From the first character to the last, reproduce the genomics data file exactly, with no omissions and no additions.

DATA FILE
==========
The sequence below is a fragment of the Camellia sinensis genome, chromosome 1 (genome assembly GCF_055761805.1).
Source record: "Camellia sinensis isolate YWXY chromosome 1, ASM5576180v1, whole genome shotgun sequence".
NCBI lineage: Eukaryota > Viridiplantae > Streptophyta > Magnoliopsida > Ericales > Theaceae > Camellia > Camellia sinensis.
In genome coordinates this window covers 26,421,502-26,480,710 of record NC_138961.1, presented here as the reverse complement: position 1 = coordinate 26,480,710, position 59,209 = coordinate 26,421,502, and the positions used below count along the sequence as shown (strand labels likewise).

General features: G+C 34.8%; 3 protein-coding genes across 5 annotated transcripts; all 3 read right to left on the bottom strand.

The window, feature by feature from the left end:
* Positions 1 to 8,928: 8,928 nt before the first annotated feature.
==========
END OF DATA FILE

The sequence below is a fragment of the Camellia sinensis genome, chromosome 1 (genome assembly GCF_055761805.1).
Source record: "Camellia sinensis isolate YWXY chromosome 1, ASM5576180v1, whole genome shotgun sequence".
NCBI lineage: Eukaryota > Viridiplantae > Streptophyta > Magnoliopsida > Ericales > Theaceae > Camellia > Camellia sinensis.
In genome coordinates this window covers 26,421,502-26,480,710 of record NC_138961.1, presented here as the reverse complement: position 1 = coordinate 26,480,710, position 59,209 = coordinate 26,421,502, and the positions used below count along the sequence as shown (strand labels likewise).

General features: G+C 34.8%; 3 protein-coding genes across 5 annotated transcripts; all 3 read right to left on the bottom strand.

The window, feature by feature from the left end:
* Positions 1 to 8,928: 8,928 nt before the first annotated feature.